Jim Forbes, CTO at University Health Network in Toronto, agrees that IT needs to be vigilant when the business side comes asking for a specific technology. "You need to ask the question, 'What are you really trying to solve?' You need to get closer to the business problem, and the way you do that is to keep drilling down and down to find out what they really want," he advises.
When managers at University Health Network said they wanted to "improve the patient experience," Forbes and his team qualified that by examining the entire process to identify which specific elements of the patient experience were subpar. "We went through and made sure we really understood their requirements," he says.
One key concern turned out to be the time patients were left in common areas or examination rooms waiting for doctors or test results — a challenging situation to improve, since it involves multiple departments and several different staffers. The solution is a smartboard application that shows nurses and clinicians how long patients have been waiting in any one area and tracks that against industry benchmarks.
Know Your Industry — and Others
As crucial as knowing the business is, it's only a first step, say Peterson and other CIOs. To be truly strategic, IT pros need to fully understand their industry and even cross-industry forces that will eventually impact their companies — not an easy task, Peterson points out, in complicated industries like healthcare that are roiling with change.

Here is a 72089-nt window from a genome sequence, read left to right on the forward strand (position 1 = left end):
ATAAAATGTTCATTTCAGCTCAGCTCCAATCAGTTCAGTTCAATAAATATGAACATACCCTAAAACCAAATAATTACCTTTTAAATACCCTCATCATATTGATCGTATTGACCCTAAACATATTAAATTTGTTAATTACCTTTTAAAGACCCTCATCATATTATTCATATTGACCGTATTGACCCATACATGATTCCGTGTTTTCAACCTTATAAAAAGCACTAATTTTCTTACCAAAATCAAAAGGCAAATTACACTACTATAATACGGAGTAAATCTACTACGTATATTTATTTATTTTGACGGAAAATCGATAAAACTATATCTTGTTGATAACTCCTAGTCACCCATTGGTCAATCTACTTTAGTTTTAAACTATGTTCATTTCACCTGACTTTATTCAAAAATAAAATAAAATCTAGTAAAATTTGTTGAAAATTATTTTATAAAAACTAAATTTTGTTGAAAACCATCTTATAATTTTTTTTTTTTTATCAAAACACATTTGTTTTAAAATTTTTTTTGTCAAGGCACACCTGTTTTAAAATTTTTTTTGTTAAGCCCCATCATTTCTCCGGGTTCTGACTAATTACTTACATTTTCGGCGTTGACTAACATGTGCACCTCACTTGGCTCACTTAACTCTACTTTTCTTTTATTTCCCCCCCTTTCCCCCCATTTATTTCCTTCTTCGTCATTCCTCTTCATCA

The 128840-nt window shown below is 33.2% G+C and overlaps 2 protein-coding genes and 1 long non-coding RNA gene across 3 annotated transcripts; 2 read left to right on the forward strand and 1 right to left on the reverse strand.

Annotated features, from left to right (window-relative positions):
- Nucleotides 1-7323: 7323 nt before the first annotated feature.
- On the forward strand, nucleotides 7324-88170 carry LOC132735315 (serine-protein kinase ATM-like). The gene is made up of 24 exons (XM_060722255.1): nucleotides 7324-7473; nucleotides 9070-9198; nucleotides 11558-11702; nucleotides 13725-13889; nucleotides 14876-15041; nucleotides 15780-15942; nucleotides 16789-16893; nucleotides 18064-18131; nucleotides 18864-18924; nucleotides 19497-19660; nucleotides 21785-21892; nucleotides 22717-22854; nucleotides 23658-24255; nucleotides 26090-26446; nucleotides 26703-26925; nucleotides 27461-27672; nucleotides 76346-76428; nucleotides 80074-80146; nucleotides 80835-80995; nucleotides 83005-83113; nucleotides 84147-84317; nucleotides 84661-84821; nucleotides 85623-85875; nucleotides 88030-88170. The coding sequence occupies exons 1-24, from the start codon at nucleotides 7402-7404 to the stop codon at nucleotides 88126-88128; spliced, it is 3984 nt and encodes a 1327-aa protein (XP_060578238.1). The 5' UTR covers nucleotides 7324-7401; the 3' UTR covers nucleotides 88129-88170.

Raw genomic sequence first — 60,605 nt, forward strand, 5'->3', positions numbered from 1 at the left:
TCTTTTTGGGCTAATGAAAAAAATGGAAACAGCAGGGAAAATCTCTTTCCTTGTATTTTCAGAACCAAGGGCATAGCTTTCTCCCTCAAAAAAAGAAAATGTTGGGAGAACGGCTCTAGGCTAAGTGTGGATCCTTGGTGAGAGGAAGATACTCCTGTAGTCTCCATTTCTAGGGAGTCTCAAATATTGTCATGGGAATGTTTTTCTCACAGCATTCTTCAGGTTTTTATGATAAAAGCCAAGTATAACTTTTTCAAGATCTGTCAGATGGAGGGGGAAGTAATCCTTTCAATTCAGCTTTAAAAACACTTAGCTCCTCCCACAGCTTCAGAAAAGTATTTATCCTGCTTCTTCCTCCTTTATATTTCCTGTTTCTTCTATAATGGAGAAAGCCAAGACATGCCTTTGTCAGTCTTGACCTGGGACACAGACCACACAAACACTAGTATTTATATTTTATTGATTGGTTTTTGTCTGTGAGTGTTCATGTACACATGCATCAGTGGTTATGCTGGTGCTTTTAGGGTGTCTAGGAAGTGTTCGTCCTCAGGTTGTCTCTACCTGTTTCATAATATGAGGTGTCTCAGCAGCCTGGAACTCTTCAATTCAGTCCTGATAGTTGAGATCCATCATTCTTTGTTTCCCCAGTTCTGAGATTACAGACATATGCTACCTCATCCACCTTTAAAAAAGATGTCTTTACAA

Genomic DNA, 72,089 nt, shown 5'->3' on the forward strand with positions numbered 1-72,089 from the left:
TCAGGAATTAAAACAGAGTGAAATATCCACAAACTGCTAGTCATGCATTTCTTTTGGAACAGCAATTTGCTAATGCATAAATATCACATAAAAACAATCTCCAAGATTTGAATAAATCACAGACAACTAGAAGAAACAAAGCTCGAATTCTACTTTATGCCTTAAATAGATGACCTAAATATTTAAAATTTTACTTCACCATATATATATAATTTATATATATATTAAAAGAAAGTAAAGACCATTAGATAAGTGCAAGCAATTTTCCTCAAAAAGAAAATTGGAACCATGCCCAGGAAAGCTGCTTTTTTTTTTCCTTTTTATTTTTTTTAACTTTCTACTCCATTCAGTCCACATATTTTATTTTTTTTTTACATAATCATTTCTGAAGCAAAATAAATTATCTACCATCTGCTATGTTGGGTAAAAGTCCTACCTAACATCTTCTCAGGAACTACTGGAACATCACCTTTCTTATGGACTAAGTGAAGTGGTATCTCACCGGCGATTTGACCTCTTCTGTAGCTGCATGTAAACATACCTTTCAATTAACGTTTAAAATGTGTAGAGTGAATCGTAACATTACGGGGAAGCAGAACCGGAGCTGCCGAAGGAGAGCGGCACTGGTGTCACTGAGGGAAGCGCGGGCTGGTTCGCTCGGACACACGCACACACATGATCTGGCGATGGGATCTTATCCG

For midlevel IT staffers who aspire to rise through the ranks, that means homework, everything from reading trade publications and attending industry conferences to asking to be mentored by an appropriate executive.
Ask questions and get involved. Even if youre on what you might view as a pretty technical component of a project, try to understand the business context of the requests being made of you. Tim Peterson, CIO, Wellmark
"Ask questions and get involved," Peterson advises. "Even if you're on what you might view as a pretty technical component of a project, try to understand the business context of the requests being made of you. What are the senior executives' business goals for the project? How will the paying customers feel?"
And how will your industry -- and beyond -- react? Strategy means anticipating where your market is going and identifying the technological elements of that change, and also contributing IT perspective from other industries. "If senior leaders, and I include myself in this group, aren't thinking about how technology is being applied in relevant ways in other industries and other companies, we're being shortsighted," Peterson says. Just one example: As healthcare continues its customer-centric reform, it should take cues from the retail and financial services industries, he says.
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